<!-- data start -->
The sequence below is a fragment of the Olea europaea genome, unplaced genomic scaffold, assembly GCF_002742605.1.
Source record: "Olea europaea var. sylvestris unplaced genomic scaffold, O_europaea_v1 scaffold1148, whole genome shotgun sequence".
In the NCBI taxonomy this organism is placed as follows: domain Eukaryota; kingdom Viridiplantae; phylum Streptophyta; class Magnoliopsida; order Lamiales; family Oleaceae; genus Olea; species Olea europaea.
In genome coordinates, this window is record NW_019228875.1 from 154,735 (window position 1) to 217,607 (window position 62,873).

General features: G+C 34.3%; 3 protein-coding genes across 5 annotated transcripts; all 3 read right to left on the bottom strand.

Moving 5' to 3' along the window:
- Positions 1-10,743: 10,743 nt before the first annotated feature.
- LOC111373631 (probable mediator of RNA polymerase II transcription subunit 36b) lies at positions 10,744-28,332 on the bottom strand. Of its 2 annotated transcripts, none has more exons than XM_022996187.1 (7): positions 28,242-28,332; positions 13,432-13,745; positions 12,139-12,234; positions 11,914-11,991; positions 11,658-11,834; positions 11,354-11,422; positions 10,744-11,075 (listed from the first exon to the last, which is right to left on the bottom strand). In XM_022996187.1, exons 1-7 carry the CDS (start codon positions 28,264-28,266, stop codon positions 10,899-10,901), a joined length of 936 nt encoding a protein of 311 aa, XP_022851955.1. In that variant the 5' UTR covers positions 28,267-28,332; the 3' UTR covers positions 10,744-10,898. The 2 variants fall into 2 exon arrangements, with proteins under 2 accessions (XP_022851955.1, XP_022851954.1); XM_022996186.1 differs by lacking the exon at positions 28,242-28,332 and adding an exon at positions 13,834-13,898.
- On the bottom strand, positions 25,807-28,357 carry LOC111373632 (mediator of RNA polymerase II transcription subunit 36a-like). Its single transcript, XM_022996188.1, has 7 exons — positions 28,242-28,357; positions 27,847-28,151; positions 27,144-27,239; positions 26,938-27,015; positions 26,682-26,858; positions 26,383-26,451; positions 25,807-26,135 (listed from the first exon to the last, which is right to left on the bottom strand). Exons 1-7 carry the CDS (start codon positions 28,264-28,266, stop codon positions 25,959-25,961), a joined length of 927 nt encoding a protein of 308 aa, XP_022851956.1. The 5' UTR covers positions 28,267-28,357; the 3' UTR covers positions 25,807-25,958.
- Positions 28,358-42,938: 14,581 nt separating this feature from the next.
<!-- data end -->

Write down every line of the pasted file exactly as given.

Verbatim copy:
The sequence below is a fragment of the Olea europaea genome, unplaced genomic scaffold, assembly GCF_002742605.1.
Source record: "Olea europaea var. sylvestris unplaced genomic scaffold, O_europaea_v1 scaffold1148, whole genome shotgun sequence".
In the NCBI taxonomy this organism is placed as follows: domain Eukaryota; kingdom Viridiplantae; phylum Streptophyta; class Magnoliopsida; order Lamiales; family Oleaceae; genus Olea; species Olea europaea.
In genome coordinates, this window is record NW_019228875.1 from 154,735 (window position 1) to 217,607 (window position 62,873).

General features: G+C 34.3%; 3 protein-coding genes across 5 annotated transcripts; all 3 read right to left on the bottom strand.

Moving 5' to 3' along the window:
- Positions 1-10,743: 10,743 nt before the first annotated feature.
- LOC111373631 (probable mediator of RNA polymerase II transcription subunit 36b) lies at positions 10,744-28,332 on the bottom strand. Of its 2 annotated transcripts, none has more exons than XM_022996187.1 (7): positions 28,242-28,332; positions 13,432-13,745; positions 12,139-12,234; positions 11,914-11,991; positions 11,658-11,834; positions 11,354-11,422; positions 10,744-11,075 (listed from the first exon to the last, which is right to left on the bottom strand). In XM_022996187.1, exons 1-7 carry the CDS (start codon positions 28,264-28,266, stop codon positions 10,899-10,901), a joined length of 936 nt encoding a protein of 311 aa, XP_022851955.1. In that variant the 5' UTR covers positions 28,267-28,332; the 3' UTR covers positions 10,744-10,898. The 2 variants fall into 2 exon arrangements, with proteins under 2 accessions (XP_022851955.1, XP_022851954.1); XM_022996186.1 differs by lacking the exon at positions 28,242-28,332 and adding an exon at positions 13,834-13,898.
- On the bottom strand, positions 25,807-28,357 carry LOC111373632 (mediator of RNA polymerase II transcription subunit 36a-like). Its single transcript, XM_022996188.1, has 7 exons — positions 28,242-28,357; positions 27,847-28,151; positions 27,144-27,239; positions 26,938-27,015; positions 26,682-26,858; positions 26,383-26,451; positions 25,807-26,135 (listed from the first exon to the last, which is right to left on the bottom strand). Exons 1-7 carry the CDS (start codon positions 28,264-28,266, stop codon positions 25,959-25,961), a joined length of 927 nt encoding a protein of 308 aa, XP_022851956.1. The 5' UTR covers positions 28,267-28,357; the 3' UTR covers positions 25,807-25,958.
- Positions 28,358-42,938: 14,581 nt separating this feature from the next.